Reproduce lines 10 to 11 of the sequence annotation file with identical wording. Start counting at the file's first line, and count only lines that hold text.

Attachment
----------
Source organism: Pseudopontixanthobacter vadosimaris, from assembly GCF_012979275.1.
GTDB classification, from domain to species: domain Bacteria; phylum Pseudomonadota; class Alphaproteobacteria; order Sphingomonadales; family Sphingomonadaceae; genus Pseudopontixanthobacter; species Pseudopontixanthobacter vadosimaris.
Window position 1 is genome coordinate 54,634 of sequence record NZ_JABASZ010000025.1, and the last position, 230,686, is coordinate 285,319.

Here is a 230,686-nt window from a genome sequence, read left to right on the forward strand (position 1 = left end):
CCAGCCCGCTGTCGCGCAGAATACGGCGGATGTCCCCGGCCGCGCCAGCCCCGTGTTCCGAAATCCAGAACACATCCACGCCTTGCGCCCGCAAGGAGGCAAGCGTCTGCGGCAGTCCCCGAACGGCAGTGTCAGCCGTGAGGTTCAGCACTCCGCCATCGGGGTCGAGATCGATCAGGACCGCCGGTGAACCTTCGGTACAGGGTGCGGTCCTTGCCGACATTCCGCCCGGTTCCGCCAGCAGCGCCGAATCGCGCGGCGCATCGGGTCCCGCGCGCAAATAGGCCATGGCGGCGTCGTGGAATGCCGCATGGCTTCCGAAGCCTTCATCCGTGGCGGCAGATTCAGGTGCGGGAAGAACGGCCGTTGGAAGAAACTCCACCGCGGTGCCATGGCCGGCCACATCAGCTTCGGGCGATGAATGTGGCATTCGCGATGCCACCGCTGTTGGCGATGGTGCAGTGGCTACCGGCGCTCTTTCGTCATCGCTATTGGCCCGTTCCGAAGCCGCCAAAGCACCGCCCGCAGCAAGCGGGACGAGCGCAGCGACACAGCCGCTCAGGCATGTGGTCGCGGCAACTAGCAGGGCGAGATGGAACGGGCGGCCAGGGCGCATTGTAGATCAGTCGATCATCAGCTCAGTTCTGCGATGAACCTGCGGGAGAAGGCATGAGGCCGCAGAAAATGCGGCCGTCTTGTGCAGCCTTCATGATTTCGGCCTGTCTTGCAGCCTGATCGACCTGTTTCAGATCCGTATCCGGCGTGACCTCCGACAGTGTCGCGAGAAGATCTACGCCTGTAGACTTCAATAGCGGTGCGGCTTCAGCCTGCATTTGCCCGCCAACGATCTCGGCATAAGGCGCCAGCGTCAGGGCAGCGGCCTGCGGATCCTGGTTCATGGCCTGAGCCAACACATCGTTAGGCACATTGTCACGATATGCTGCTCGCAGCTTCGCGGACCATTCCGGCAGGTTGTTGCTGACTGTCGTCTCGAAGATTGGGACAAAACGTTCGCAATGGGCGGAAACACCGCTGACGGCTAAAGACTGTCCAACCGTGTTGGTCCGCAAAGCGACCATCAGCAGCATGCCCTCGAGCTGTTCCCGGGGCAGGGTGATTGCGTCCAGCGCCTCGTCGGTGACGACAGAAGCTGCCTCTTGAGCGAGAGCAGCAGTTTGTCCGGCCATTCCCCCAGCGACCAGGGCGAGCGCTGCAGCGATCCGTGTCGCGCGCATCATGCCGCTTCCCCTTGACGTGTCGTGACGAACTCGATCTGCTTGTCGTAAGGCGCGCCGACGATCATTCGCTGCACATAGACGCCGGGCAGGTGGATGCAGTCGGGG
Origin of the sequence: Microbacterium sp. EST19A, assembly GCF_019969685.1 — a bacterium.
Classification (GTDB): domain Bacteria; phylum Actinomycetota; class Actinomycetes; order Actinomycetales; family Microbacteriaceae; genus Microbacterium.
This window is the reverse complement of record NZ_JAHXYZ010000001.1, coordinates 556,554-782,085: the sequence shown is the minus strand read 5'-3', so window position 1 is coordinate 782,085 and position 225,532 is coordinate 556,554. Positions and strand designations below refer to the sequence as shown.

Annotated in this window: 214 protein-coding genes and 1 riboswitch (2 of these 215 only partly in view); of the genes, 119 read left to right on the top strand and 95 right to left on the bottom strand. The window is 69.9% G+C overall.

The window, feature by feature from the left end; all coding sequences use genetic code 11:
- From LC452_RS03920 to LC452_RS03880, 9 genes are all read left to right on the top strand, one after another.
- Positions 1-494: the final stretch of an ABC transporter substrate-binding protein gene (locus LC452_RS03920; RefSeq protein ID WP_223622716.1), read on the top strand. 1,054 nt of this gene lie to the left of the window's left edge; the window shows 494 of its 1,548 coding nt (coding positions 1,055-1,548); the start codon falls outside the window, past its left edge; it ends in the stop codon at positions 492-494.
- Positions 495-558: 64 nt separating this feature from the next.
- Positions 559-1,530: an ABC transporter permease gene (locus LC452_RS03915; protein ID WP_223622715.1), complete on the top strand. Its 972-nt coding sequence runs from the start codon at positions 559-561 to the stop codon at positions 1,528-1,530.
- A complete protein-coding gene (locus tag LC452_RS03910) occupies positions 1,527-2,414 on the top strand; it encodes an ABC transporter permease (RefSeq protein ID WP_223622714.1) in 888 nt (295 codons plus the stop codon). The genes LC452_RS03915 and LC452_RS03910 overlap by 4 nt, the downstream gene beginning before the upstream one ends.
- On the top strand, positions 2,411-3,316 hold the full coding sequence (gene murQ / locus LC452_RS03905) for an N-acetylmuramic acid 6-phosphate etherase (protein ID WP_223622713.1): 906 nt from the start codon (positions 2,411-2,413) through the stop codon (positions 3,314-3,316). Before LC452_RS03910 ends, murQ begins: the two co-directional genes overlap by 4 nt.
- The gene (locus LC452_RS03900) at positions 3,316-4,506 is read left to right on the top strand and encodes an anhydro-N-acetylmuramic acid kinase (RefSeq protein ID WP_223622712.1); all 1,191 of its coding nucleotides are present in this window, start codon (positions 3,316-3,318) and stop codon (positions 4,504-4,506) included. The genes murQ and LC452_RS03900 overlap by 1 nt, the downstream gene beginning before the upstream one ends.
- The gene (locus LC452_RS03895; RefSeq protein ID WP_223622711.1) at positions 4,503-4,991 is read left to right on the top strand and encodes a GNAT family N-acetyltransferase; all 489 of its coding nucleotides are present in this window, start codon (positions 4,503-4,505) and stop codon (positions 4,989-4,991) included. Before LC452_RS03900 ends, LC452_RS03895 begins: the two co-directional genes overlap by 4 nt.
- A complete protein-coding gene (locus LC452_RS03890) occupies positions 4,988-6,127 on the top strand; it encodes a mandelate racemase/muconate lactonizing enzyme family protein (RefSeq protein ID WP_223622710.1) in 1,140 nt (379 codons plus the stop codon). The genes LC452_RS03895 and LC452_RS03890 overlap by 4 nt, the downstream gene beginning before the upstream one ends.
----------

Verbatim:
The window, feature by feature from the left end; all coding sequences use genetic code 11:
- From LC452_RS03920 to LC452_RS03880, 9 genes are all read left to right on the top strand, one after another.